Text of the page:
Lady Jedburgh. Good night, Lady Windermere. What a fascinating woman Mrs. Erlynne is! She is coming to lunch on Thursday, won’t you come too? I expect the Bishop and dear Lady Merton.

Lady Windermere. I am afraid I am engaged, Lady Jedburgh.

Lady Jedburgh. So sorry. Come, dear. [Exeunt LADY JEDBURGH and Miss Graham.]

[Enter Mrs. Erlynne and Lord Windermere.]

Mrs. Erlynne. Charming ball it has been! Quite reminds me of old days. [Sits on sofa.] And I see that there are just as many fools in society as there used to be. So pleased to find that nothing has altered! Except Margaret. She’s grown quite pretty. The last time I saw her — twenty years ago, she was a fright in flannel. Positive fright, I assure you. The dear Duchess! and that sweet Lady Agatha! Just the type of girl I like! Well, really, Windermere, if I am to be the Duchess’s sister-in-law

Lord Windermere. [Sitting L. of her.] But are you —?

[Exit Mr. Cecil Graham with rest of guests. Lady Windermere watches, with a look of scorn and pain, Mrs. Erlynne and her husband. They are unconscious of her presence.]

Mrs. Erlynne. Oh, yes! He’s to call to-morrow at twelve o’clock! He wanted to propose to-night. In fact he did. He kept on proposing. Poor Augustus, you know how he repeats himself. Such a bad habit! But I told him I wouldn’t give him an answer till tomorrow. Of course I am going to take him. And I dare say I’ll make him an admirable wife, as wives go. And there is a great deal of good in Lord Augustus. Fortunately it is all on the surface. Just where good qualities should be. Of course you must help me in this matter.

Lord Windermere. I am not called on to encourage Lord Augustus, I suppose?

Mrs. Erlynne. Oh, no! I do the encouraging. But you will make me a handsome settlement, Windermere, won’t you?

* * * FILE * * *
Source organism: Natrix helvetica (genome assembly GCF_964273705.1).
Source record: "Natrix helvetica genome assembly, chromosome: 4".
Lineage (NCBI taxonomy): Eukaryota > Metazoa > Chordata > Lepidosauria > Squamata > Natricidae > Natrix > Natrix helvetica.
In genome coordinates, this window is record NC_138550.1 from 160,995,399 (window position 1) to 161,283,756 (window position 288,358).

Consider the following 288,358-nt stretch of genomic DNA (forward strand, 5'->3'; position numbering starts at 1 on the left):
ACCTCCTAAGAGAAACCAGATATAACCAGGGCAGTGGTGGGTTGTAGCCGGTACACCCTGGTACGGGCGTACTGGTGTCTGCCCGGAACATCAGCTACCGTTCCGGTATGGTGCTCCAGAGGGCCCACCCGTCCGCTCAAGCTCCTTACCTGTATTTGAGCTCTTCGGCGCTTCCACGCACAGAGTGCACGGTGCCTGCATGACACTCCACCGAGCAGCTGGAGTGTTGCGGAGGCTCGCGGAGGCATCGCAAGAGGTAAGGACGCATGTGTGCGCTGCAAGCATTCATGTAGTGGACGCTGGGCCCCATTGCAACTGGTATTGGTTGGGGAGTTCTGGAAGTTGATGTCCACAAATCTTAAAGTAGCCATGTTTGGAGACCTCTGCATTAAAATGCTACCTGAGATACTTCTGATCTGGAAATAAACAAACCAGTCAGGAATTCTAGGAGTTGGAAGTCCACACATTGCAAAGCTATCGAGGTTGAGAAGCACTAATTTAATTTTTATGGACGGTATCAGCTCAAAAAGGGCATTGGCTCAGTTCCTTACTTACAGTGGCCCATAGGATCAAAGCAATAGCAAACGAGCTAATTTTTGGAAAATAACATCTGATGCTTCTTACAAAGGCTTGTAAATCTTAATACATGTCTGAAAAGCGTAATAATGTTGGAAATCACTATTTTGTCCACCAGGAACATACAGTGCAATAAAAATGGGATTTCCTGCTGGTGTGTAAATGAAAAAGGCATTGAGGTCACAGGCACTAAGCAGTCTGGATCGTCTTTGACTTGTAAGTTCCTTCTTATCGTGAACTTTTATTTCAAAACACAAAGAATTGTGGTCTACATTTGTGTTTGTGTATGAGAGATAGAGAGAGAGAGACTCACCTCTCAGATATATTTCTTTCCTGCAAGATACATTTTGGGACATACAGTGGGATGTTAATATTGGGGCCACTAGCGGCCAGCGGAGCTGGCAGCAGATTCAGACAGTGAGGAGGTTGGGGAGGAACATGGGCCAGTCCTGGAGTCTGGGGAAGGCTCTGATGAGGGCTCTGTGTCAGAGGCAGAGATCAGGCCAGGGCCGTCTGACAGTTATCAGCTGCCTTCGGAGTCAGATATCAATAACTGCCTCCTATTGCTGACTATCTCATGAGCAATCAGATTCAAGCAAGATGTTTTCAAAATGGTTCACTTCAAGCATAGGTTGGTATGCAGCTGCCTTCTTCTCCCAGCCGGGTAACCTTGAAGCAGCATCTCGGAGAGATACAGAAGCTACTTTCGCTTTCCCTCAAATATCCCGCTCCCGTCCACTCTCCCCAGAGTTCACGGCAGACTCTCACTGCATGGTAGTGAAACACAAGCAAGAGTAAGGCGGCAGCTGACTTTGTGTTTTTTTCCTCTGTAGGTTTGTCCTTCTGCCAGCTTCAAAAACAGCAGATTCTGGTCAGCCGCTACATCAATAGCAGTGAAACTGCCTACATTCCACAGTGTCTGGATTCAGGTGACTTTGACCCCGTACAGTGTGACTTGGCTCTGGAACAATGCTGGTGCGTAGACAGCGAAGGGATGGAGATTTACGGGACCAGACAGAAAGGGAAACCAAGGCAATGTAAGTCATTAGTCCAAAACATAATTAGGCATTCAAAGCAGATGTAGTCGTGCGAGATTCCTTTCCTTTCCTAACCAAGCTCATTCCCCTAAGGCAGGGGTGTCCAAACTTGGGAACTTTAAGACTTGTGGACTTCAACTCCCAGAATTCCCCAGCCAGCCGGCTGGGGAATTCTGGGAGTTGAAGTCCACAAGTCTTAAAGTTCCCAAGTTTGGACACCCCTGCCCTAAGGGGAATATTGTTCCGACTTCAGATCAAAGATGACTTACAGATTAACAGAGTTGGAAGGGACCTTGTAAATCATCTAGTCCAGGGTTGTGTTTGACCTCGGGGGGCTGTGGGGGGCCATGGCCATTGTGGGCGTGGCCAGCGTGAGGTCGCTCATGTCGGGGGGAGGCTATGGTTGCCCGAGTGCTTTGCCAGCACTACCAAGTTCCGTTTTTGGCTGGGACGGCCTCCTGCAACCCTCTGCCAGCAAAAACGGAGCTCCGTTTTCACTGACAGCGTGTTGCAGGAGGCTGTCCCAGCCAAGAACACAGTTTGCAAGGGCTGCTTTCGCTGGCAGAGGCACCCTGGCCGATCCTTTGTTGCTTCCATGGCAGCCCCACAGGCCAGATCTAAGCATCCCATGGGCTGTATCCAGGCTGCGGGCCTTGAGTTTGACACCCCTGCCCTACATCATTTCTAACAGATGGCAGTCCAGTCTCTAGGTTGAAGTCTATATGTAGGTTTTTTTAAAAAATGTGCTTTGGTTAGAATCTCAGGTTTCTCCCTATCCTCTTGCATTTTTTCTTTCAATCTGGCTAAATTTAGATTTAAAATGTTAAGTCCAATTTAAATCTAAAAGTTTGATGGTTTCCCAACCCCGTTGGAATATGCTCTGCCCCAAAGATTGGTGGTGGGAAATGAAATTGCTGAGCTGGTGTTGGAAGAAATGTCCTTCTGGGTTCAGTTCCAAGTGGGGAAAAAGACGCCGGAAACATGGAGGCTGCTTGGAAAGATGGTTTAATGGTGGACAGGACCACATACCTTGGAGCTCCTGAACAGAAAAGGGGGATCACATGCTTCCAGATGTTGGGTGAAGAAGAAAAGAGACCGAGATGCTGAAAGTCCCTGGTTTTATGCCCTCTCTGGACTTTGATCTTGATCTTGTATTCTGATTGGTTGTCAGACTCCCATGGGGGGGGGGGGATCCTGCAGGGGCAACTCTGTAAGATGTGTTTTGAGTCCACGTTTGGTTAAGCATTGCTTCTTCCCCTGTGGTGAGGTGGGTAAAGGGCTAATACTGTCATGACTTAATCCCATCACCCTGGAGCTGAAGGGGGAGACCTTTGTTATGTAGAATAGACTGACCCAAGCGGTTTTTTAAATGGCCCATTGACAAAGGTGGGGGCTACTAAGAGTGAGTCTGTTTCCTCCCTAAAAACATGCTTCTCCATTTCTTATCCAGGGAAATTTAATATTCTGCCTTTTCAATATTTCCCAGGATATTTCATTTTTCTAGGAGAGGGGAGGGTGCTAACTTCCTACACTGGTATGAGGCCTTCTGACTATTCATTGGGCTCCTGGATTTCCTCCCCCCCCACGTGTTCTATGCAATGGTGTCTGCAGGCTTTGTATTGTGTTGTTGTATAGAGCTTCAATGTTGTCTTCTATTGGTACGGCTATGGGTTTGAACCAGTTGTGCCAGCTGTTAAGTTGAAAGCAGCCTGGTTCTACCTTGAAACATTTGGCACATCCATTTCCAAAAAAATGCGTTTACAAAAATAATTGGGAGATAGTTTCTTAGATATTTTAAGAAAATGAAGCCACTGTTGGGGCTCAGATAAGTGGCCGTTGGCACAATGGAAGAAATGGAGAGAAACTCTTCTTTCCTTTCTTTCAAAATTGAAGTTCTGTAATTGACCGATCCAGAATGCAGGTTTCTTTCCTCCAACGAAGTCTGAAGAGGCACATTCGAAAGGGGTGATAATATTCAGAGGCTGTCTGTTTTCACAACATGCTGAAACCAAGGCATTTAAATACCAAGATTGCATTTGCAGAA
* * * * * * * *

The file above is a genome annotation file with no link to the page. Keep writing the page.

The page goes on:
Lord Windermere. [Frowning.] Is that what you want to talk to me about to-night?

Mrs Erlynne. Yes.

Lord Windermere. [With a gesture of impatience.] I will not talk of it here.

Mrs. Erlynne. [Laughing.] Then we will talk of it on the terrace. Even business should have a picturesque background. Should it not, Windermere? With a proper background women can do anything.

Lord Windermere. Won’t to-morrow do as well?

Mrs. Erlynne. No; you see, to-morrow I am going to accept him. And I think it would be a good thing if I was able to tell him that I had — well, what shall I say? — 2000 pounds a year left to me by a third cousin — or a second husband — or some distant relative of that kind. It would be an additional attraction, wouldn’t it? You have a delightful opportunity now of paying me a compliment, Windermere. But you are not very clever at paying compliments. I am afraid Margaret doesn’t encourage you in that excellent habit. It’s a great mistake on her part. When men give up saying what is charming, they give up thinking what is charming. But seriously, what do you say to 2000 pounds? 2500 pounds, I think. In modern life margin is everything. Windermere, don’t you think the world an intensely amusing place? I do!

[Exit on terrace with Lord Windermere. Music strikes up in ball-room.]

Lady Windermere. To stay in this house any longer is impossible. To-night a man who loves me offered me his whole life. I refused it. It was foolish of me. I will offer him mine now. I will give him mine. I will go to him! [Puts on cloak and goes to the door, then turns back. Sits down at table and writes a letter, puts it into an envelope, and leaves it on table.] Arthur has never understood me. When he reads this, he will. He may do as he chooses now with his life. I have done with mine as I think best, as I think right. It is he who has broken the bond of marriage — not I. I only break its bondage.

[Exit.]

[Parker enters L. and crosses towards the ball-room R. Enter Mrs. Erlynne.]

Mrs. Erlynne. Is Lady Windermere in the ball-room?